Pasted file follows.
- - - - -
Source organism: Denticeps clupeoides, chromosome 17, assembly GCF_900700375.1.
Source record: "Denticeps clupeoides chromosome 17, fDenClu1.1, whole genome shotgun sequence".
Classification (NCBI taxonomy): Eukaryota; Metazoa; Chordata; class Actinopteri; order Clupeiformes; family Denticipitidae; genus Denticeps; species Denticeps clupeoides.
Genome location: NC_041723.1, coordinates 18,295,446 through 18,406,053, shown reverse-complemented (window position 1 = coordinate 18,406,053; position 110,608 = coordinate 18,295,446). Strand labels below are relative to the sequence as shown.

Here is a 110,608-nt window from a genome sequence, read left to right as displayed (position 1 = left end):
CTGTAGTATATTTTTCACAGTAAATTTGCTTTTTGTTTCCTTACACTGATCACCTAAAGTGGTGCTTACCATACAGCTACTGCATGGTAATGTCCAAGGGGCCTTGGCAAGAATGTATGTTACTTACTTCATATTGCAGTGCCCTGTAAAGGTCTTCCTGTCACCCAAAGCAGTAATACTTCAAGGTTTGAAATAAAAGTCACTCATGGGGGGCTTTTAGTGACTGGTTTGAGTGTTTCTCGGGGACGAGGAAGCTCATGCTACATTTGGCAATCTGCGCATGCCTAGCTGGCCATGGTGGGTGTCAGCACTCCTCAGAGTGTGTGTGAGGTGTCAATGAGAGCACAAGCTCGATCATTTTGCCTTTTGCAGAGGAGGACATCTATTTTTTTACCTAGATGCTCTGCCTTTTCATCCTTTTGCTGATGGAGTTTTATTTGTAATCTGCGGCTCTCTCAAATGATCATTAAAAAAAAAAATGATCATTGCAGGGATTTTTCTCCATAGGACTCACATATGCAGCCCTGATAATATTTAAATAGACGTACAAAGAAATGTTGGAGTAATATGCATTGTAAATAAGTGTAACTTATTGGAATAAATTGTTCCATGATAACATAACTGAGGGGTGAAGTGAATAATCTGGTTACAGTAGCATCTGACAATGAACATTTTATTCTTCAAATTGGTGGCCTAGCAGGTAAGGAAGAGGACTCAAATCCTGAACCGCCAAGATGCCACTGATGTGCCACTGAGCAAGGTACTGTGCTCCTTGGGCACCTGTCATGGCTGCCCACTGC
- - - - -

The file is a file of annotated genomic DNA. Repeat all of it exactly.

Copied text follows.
Source organism: Denticeps clupeoides, chromosome 17, assembly GCF_900700375.1.
Source record: "Denticeps clupeoides chromosome 17, fDenClu1.1, whole genome shotgun sequence".
Classification (NCBI taxonomy): Eukaryota; Metazoa; Chordata; class Actinopteri; order Clupeiformes; family Denticipitidae; genus Denticeps; species Denticeps clupeoides.
Genome location: NC_041723.1, coordinates 18,295,446 through 18,406,053, shown reverse-complemented (window position 1 = coordinate 18,406,053; position 110,608 = coordinate 18,295,446). Strand labels below are relative to the sequence as shown.

Here is a 110,608-nt window from a genome sequence, read left to right as displayed (position 1 = left end):
CTGTAGTATATTTTTCACAGTAAATTTGCTTTTTGTTTCCTTACACTGATCACCTAAAGTGGTGCTTACCATACAGCTACTGCATGGTAATGTCCAAGGGGCCTTGGCAAGAATGTATGTTACTTACTTCATATTGCAGTGCCCTGTAAAGGTCTTCCTGTCACCCAAAGCAGTAATACTTCAAGGTTTGAAATAAAAGTCACTCATGGGGGGCTTTTAGTGACTGGTTTGAGTGTTTCTCGGGGACGAGGAAGCTCATGCTACATTTGGCAATCTGCGCATGCCTAGCTGGCCATGGTGGGTGTCAGCACTCCTCAGAGTGTGTGTGAGGTGTCAATGAGAGCACAAGCTCGATCATTTTGCCTTTTGCAGAGGAGGACATCTATTTTTTTACCTAGATGCTCTGCCTTTTCATCCTTTTGCTGATGGAGTTTTATTTGTAATCTGCGGCTCTCTCAAATGATCATTAAAAAAAAAAATGATCATTGCAGGGATTTTTCTCCATAGGACTCACATATGCAGCCCTGATAATATTTAAATAGACGTACAAAGAAATGTTGGAGTAATATGCATTGTAAATAAGTGTAACTTATTGGAATAAATTGTTCCATGATAACATAACTGAGGGGTGAAGTGAATAATCTGGTTACAGTAGCATCTGACAATGAACATTTTATTCTTCAAATTGGTGGCCTAGCAGGTAAGGAAGAGGACTCAAATCCTGAACCGCCAAGATGCCACTGATGTGCCACTGAGCAAGGTACTGTGCTCCTTGGGCACCTGTCATGGCTGCCCACTGC